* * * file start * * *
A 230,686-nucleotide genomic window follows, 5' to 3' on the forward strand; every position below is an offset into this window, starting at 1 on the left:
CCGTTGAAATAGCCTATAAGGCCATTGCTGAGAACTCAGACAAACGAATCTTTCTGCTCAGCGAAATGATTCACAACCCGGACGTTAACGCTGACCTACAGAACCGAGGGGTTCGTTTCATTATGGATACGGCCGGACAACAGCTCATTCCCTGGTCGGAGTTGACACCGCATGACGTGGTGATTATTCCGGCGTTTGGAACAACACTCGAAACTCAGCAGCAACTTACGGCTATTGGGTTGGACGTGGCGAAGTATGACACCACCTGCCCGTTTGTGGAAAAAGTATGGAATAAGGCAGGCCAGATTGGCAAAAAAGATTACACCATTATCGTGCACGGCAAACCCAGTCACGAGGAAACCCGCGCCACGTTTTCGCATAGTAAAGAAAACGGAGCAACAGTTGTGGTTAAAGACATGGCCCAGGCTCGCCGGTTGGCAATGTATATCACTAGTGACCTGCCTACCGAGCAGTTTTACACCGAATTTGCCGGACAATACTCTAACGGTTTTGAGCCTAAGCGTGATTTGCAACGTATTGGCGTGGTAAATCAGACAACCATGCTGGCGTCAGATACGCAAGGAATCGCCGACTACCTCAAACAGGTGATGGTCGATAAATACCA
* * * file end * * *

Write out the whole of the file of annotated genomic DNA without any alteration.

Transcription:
A 230,686-nucleotide genomic window follows, 5' to 3' on the forward strand; every position below is an offset into this window, starting at 1 on the left:
CCGTTGAAATAGCCTATAAGGCCATTGCTGAGAACTCAGACAAACGAATCTTTCTGCTCAGCGAAATGATTCACAACCCGGACGTTAACGCTGACCTACAGAACCGAGGGGTTCGTTTCATTATGGATACGGCCGGACAACAGCTCATTCCCTGGTCGGAGTTGACACCGCATGACGTGGTGATTATTCCGGCGTTTGGAACAACACTCGAAACTCAGCAGCAACTTACGGCTATTGGGTTGGACGTGGCGAAGTATGACACCACCTGCCCGTTTGTGGAAAAAGTATGGAATAAGGCAGGCCAGATTGGCAAAAAAGATTACACCATTATCGTGCACGGCAAACCCAGTCACGAGGAAACCCGCGCCACGTTTTCGCATAGTAAAGAAAACGGAGCAACAGTTGTGGTTAAAGACATGGCCCAGGCTCGCCGGTTGGCAATGTATATCACTAGTGACCTGCCTACCGAGCAGTTTTACACCGAATTTGCCGGACAATACTCTAACGGTTTTGAGCCTAAGCGTGATTTGCAACGTATTGGCGTGGTAAATCAGACAACCATGCTGGCGTCAGATACGCAAGGAATCGCCGACTACCTCAAACAGGTGATGGTCGATAAATACCA